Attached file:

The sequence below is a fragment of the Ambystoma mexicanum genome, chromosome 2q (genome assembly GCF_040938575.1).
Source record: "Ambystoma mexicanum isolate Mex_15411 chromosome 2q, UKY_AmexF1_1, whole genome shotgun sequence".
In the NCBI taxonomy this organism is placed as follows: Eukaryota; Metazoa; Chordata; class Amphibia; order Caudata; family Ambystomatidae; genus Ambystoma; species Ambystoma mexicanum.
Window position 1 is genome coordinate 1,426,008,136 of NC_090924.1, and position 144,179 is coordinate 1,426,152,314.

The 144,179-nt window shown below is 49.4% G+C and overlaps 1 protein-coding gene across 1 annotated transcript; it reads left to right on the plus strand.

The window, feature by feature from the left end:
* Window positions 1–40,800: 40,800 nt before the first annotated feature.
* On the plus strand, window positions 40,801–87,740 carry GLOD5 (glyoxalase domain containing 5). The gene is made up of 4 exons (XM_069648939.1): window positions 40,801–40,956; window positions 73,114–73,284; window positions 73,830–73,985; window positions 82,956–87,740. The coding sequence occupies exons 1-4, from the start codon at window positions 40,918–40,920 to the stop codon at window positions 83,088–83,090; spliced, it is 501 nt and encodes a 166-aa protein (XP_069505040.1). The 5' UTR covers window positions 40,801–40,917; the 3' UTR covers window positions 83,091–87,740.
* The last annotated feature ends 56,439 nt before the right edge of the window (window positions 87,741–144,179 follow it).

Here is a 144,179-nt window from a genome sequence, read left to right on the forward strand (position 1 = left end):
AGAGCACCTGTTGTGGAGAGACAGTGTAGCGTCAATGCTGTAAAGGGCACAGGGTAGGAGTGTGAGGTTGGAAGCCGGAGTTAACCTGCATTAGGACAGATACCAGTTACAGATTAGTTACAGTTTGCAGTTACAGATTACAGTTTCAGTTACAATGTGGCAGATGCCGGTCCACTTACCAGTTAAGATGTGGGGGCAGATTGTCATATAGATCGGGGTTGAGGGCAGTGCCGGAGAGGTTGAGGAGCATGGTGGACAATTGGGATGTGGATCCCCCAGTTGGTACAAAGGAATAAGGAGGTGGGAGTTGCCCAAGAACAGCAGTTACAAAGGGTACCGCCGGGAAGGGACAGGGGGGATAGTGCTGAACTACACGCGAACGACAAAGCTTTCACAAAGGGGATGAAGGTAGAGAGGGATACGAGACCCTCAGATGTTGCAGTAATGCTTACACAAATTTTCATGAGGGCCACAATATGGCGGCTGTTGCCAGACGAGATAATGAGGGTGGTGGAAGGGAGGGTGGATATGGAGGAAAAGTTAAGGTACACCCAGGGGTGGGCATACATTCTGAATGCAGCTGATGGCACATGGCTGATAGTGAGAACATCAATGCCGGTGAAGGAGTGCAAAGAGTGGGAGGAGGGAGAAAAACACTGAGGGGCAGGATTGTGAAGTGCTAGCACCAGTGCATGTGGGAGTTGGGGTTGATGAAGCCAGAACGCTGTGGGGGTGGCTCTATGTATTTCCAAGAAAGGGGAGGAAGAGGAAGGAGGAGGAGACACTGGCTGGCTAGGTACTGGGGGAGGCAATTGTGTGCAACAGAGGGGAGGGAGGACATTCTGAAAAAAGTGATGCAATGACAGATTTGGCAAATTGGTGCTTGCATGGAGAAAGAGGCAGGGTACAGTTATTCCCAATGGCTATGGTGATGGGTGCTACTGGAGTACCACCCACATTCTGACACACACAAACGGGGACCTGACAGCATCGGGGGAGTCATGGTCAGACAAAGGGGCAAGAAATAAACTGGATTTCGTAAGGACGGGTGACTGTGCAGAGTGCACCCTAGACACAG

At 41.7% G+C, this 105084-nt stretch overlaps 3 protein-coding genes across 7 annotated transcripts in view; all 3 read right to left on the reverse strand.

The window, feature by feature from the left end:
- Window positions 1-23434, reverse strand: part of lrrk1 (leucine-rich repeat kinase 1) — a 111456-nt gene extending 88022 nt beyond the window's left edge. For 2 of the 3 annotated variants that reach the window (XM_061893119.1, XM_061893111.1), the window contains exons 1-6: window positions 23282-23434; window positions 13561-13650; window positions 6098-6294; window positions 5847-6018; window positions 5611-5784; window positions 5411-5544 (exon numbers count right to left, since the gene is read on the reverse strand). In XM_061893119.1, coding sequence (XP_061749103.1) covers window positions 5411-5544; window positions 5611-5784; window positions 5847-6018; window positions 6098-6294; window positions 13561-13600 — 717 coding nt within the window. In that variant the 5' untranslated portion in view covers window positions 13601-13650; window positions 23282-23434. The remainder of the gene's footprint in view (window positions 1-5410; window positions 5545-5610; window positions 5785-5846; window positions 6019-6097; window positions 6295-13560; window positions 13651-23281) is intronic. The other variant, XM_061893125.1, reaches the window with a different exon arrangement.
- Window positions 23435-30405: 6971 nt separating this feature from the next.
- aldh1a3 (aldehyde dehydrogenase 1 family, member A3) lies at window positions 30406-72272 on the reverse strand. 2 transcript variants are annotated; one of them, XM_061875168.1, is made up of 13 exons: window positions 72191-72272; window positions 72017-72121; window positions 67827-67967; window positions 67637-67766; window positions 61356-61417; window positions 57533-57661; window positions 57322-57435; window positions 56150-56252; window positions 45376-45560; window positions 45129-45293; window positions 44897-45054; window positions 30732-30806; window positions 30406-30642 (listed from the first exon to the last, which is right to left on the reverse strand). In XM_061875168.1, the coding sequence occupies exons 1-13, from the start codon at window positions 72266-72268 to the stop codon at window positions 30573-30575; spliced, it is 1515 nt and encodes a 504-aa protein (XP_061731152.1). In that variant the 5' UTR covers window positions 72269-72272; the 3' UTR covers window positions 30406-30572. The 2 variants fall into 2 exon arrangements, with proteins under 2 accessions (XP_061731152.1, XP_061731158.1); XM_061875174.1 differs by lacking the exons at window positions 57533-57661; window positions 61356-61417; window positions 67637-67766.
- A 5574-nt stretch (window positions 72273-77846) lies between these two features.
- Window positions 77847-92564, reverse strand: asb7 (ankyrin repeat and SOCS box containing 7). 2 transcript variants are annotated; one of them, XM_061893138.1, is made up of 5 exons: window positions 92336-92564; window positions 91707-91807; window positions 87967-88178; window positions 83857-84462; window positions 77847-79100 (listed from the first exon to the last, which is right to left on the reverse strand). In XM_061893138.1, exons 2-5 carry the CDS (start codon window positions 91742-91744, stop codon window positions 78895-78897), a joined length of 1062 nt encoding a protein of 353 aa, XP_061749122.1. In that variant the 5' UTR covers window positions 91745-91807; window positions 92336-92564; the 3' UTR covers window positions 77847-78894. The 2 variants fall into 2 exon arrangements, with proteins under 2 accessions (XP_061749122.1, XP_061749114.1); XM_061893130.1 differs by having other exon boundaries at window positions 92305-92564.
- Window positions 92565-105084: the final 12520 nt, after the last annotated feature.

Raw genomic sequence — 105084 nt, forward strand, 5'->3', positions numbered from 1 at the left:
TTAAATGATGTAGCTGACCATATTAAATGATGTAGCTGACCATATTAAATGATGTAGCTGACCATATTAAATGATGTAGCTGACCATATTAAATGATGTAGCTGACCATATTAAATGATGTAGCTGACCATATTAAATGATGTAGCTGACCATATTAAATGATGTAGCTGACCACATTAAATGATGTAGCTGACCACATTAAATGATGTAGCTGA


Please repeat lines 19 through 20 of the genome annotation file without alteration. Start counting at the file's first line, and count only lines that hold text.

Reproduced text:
- Window positions 92565-105084: the final 12520 nt, after the last annotated feature.

Raw genomic sequence — 105084 nt, forward strand, 5'->3', positions numbered from 1 at the left: